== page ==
• General Orthopedics
  • Neurologic
  • Cardiovascular/Pulmonary
  • Integumentary
  • Geriatrics
  • Pediatrics
  • Sports
  • Aquatics
  • Women’s Health
  • Other

How do I find someone to observe?

  • In person – Few people will show up in person, so you’ll stand out as someone who really wants to volunteer. Just simply walk up to the front desk and introduce yourself, and ask if they would let you observe some treatments.
  • Call – If showing up in person is not possible, calling is great too! Expect to call several places before you find somewhere to observe.
  • Email – This is another option, but it is likely that the email will be ignored. I emailed 10-15 places to observe, and got one positive response! It is possible, but plan on sending many emails before you get a chance.
  • Volunteer department – Hospitals generally require you to sign up through the volunteer department. Busier hospitals may have a waiting list, so try to get your inpatient hours as early as possible. I contacted the rehab department directly because the volunteering department did not include physical therapy. I also began volunteering at my university’s health center by signing up through the volunteer department and they placed me in the physical therapy clinic.
  • Use your connections – Ask your friends and family if they know any physical therapists that would be great to shadow.
  • Look up your school district – School therapy is less popular for observation hours, so use Google to your advantage to find an email or phone number.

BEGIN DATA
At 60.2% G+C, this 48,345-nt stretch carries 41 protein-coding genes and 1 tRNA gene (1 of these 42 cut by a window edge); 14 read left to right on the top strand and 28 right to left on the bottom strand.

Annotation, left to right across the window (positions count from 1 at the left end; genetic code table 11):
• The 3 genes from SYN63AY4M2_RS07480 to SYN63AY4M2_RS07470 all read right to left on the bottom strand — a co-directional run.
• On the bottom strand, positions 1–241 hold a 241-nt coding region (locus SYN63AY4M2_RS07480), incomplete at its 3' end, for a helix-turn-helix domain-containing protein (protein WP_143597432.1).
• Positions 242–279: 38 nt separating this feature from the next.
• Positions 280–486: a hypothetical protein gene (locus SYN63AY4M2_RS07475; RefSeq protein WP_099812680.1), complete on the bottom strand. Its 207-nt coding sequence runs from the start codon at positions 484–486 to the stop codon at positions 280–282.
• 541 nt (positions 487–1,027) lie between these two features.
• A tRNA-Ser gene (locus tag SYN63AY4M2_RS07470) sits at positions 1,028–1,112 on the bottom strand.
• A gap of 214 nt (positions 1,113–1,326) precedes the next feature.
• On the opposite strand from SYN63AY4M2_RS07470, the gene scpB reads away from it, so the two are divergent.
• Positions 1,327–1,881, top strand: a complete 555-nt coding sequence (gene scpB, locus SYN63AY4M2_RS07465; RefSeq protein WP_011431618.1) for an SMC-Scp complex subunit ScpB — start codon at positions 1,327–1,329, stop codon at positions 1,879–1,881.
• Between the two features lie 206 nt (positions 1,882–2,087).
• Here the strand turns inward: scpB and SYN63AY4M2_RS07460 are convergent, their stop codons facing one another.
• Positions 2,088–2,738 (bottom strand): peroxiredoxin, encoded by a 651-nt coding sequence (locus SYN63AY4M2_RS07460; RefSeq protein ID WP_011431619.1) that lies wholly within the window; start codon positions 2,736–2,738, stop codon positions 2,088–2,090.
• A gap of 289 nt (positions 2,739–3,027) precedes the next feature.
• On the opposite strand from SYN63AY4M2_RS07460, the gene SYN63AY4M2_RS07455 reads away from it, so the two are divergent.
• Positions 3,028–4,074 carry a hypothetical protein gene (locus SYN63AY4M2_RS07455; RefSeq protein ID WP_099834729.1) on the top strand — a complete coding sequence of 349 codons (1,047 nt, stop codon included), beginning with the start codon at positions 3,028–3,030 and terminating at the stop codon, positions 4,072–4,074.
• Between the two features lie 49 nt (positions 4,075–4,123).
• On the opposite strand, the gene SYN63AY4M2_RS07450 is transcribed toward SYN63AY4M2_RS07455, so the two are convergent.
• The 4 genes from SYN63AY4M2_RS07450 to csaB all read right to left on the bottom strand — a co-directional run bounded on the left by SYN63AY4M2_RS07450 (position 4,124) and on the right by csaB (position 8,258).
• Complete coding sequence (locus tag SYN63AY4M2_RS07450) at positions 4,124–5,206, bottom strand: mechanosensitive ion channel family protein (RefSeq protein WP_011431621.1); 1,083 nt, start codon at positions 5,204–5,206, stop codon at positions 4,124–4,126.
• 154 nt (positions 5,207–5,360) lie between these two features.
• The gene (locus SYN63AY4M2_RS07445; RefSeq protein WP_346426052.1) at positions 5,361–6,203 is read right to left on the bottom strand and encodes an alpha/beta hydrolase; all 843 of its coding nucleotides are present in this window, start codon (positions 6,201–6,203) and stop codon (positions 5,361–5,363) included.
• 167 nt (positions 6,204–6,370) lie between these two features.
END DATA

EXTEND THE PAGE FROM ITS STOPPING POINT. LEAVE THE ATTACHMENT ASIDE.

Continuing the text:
What should I do while observing?

This depends on the setting, and you can read the details of my experiences below. I watched treatments and asked thoughtful questions either during the treatment or right after, depending on what felt like a better time to ask. For example, in orthopedics, I just asked questions during the treatment because I usually talked to the patient and physical therapist, so it didn’t feel out of place to ask. In the hospital, it worked out better for me to ask questions when walking to another patient’s room, or when they were typing up the paperwork on the computer between patients. Just be yourself and be engaged in the experience! Notice how the PT talks to and interacts with patients, what questions they ask and how and why they treat something a certain way. Ask what they like and dislike about their job, other places they have worked, how much paperwork they are required to do, their thoughts on the future of physical therapy, etc.

Depending on the setting, you may be able to be more active in the treatments. If you’re an aide, you may perform ultrasound or apply heat packs, or if you’re volunteering you might follow behind a patient with a wheelchair. Try to be as active and helpful as possible!

Between patients, there are a lot of things you can do. I folded laundry, cleaned treatment rooms, organized foam rollers, cleaned suction cups, talked to the pt aides, read through the pt aide binder, jotted down notes on the treatments I just saw, or talked to other patients that were in the room. If you’re unsure of what to do, just ask! I struggled with keeping myself busy in outpatient orthopedics because I did not observe a majority of the time, but it became easier over time.